Private mortgage insurance, or PMI, allows borrowers to purchase a home without making a 20% down payment on a conventional mortgage. PMI also adds to the cost of your mortgage, and how much you pay depends on the size of the loan and your credit score.
Let’s take a look at private mortgage insurance, how much it impacts the cost of your mortgage, and how to avoid paying PMI.
What Is PMI and Why Do You Pay PMI?
PMI is a type of mortgage insurance that borrowers are typically required to pay on a conventional mortgage if they make a down payment of less than 20% of the home’s purchase price. Borrowers may also be required to pay private mortgage insurance if they refinance with a conventional loan and have less than 20% equity in the home.
When homeowners put less than 20% down, lenders are assuming additional risk. PMI is extra protection for the lender in case the borrower defaults on their mortgage.
If you’re required to pay PMI, the lender will arrange it with a private insurance company and the premium will either be paid in a lump sum or be added to your monthly mortgage payment.
Government-backed mortgages work a little differently.
Mortgages insured through the Federal Housing Administration require a mortgage insurance premium (MIP), which includes an upfront charge and an annual charge regardless of the down payment amount. USDA loans also require an upfront fee and annual fee but loans backed by the U.S. Department of Veterans Affairs don’t require any type of mortgage insurance.
What Does PMI Cover?
If a borrower defaults on their mortgage, PMI helps protect the lender against potential losses.
When a loan goes into default, the lender can reclaim the property through foreclosure. Properties in foreclosure are usually sold at auction to the highest bidder. If the home doesn’t sell for the remaining principal balance, PMI can help cover the difference.
For example, if the remaining principal balance on a home is $120,000 but the home sells for $105,000, private mortgage insurance will pay the lender $15,000.
How Much Does PMI Cost?
According to mortgage insurance data from the Urban Institute, PMI costs between 0.58% to 1.86% of the loan amount.
For every $100,000 borrowed, Freddie Mac says that you can expect to pay between $30 and $70 per month in PMI.
The cost of PMI depends on two factors:
- Your loan-to-value (LTV) ratio: LTV is the ratio of the value of the property to the amount of outstanding loan balance. If you put down 10% on the mortgage, then the LTV is 90%. The higher the LTV, the greater the risk for the mortgage lender.
- Your credit score: Borrowers with higher credit scores usually end up getting a better PMI rate. Data from the Urban Institute shows that for a buyer with a FICO score of 760 or greater purchasing a $275,000 property with a 3.5% down payment, the monthly mortgage payment including PMI is $1,241. With a FICO score between 620 and 639, the monthly payment is $1,604.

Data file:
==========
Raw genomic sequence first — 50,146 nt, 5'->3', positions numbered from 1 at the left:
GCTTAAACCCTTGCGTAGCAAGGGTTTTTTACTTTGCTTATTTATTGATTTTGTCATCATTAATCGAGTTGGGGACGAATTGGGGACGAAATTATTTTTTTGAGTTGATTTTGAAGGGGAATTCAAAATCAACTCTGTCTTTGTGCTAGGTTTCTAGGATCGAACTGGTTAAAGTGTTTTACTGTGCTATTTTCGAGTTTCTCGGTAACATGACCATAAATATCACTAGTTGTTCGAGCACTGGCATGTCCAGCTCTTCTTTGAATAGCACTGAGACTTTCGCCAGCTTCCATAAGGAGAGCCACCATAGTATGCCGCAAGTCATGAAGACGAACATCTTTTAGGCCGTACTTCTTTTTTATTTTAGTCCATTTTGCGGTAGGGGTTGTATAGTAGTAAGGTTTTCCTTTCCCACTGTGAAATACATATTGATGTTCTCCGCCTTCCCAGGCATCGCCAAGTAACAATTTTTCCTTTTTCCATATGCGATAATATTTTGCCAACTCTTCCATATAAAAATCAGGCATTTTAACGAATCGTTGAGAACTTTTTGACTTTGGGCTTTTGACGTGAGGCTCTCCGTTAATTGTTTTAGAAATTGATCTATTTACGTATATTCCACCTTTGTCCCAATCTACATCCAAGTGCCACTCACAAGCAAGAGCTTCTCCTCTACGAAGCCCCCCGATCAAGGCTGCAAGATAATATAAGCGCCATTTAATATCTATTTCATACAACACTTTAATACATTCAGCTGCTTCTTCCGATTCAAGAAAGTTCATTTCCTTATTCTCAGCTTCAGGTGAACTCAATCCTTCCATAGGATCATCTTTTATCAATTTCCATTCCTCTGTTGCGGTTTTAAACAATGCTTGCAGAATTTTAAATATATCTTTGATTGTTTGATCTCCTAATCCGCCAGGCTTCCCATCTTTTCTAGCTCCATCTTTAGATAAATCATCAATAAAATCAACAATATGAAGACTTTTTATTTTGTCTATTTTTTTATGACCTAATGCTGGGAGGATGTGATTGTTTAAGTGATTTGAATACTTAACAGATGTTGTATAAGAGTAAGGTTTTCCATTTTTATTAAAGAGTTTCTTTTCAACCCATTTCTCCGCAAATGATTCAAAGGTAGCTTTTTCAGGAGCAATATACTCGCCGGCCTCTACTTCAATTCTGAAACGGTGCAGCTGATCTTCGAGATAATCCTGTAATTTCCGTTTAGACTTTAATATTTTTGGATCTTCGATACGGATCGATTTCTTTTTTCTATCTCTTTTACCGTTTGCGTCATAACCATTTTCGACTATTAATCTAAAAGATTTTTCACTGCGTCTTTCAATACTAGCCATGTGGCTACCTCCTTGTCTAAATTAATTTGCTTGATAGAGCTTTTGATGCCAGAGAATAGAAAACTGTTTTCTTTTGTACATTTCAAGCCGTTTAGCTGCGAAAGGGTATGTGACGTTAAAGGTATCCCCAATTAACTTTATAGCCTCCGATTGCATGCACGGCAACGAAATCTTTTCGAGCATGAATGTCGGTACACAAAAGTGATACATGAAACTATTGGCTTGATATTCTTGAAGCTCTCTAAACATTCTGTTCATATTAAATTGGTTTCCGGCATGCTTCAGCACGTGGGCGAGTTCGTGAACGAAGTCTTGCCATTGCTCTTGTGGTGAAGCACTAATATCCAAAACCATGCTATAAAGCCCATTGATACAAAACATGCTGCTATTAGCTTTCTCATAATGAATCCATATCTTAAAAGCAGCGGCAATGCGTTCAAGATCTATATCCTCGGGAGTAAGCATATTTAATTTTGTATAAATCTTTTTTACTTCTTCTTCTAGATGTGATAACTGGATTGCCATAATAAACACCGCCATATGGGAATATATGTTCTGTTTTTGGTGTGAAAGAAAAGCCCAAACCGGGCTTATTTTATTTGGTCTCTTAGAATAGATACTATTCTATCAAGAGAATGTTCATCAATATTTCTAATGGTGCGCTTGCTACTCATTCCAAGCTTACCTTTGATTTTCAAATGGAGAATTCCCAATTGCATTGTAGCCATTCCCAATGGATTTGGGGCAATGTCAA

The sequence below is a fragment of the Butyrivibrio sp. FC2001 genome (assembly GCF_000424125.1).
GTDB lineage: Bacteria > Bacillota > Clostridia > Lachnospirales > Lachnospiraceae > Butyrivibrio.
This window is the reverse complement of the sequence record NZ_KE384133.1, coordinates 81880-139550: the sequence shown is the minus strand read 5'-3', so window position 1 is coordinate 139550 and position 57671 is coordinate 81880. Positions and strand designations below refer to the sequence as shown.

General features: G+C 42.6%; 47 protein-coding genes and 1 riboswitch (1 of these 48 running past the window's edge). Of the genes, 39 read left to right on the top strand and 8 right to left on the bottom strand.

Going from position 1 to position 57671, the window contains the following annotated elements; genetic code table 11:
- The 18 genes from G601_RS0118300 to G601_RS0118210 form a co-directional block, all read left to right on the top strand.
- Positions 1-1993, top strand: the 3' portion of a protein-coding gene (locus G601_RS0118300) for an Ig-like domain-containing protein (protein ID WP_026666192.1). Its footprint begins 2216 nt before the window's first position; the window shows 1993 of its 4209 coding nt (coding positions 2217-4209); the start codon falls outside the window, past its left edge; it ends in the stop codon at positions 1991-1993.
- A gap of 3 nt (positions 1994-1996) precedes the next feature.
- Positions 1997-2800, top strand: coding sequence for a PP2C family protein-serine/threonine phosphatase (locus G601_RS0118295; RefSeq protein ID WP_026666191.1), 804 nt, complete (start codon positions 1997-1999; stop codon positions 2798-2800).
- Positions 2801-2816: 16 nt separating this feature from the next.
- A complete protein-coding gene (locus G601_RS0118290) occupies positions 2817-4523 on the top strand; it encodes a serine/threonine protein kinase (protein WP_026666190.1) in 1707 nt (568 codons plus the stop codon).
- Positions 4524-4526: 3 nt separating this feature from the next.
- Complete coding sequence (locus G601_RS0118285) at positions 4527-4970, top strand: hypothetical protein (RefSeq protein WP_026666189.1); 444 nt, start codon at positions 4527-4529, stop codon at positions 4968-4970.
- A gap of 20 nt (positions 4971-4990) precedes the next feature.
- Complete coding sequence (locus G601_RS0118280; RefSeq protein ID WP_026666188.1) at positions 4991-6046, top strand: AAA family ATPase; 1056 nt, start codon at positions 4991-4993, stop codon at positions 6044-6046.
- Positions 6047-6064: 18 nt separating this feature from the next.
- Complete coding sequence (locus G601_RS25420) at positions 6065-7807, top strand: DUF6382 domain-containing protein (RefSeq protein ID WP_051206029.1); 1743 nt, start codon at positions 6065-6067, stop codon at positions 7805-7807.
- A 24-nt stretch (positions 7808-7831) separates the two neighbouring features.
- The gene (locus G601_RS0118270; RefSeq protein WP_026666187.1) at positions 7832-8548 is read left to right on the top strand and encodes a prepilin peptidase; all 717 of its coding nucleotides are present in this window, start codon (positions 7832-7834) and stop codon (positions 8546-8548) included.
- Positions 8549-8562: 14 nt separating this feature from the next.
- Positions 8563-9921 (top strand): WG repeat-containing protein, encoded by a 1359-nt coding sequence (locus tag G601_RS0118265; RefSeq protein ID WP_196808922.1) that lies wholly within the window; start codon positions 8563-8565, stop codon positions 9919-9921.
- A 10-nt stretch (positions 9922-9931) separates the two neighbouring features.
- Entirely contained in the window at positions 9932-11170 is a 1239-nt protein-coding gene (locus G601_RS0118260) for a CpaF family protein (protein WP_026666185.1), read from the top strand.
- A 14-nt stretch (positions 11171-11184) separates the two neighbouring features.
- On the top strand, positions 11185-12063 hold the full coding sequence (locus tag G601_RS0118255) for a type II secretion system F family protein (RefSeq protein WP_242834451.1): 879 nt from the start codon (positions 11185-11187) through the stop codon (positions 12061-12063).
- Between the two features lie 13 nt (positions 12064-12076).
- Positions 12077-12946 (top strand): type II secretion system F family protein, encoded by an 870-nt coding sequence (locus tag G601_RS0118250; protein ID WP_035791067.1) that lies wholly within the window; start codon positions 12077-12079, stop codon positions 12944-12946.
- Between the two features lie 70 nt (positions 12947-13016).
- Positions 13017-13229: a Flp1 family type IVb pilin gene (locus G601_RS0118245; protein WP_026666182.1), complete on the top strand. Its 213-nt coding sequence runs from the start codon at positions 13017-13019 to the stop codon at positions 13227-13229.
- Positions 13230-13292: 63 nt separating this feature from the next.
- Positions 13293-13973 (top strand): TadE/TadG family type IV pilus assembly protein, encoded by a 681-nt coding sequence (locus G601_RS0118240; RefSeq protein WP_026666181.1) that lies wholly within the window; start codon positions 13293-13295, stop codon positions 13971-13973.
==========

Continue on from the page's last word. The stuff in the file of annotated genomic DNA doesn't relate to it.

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How To Avoid Paying PMI
The easiest way to avoid paying PMI is to make a down payment of at least 20% of the purchase price of the home. This means that on a $350,000 home, you would need to put down at least $70,000 to avoid paying PMI. This would put your LTV ratio at 80%.
However, a 20% down payment isn’t a small amount and it’s not always possible. Here’s how to get rid of private mortgage insurance:
- Appreciation: If the value of your home increases and reduces your LTV below 80%, you can ask your lender to cancel PMI. But, the lender may require an appraisal.
- 80-10-10 loan: Also known as a piggyback mortgage, 80-10-10 loans allow borrowers to avoid PMI by taking out a home equity loan or second mortgage at the same time as the first mortgage. The mortgage covers 80% of the purchase price, the second loan covers 10%, and your down payment covers the remaining 10%.
- No PMI home loan: No PMI mortgages do exist, but it also means you’ll pay a higher interest rate. In this situation, the lender pays the PMI premium.
- VA loan: Home loans through the U.S. Department of Veterans Affairs don’t require PMI.
Removing Private Mortgage Insurance
Removing private mortgage insurance on a conventional loan requires an LTV ratio of 80%. This means that if you took out a mortgage for $300,000, then you must have $60,000 equity in your home. This is what you’ve paid towards the principal balance, not including any interest.
Once you’ve built 20% equity, you can contact your lender and request that they cancel your PMI. If you forget to contact your lender, PMI will automatically be canceled once you reach 22% equity,
To reach 20% equity more quickly, you can make extra payments towards your principal to reduce the balance. Additional payments can also help save you money in interest.
Consider a Home Loan With Total Mortgage
Private mortgage insurance adds to the overall cost of your home loan, but there are ways to avoid paying PMI. When you’re shopping for a mortgage, make sure to discuss PMI with each lender to figure out how much you can expect to pay.
Be sure to explore Total Mortgage’s loan program options when you’re ready to purchase a home.
If you have questions about your home loan options with Total Mortgage, make sure to schedule a meeting with one of your mortgage experts. We have branches across the country.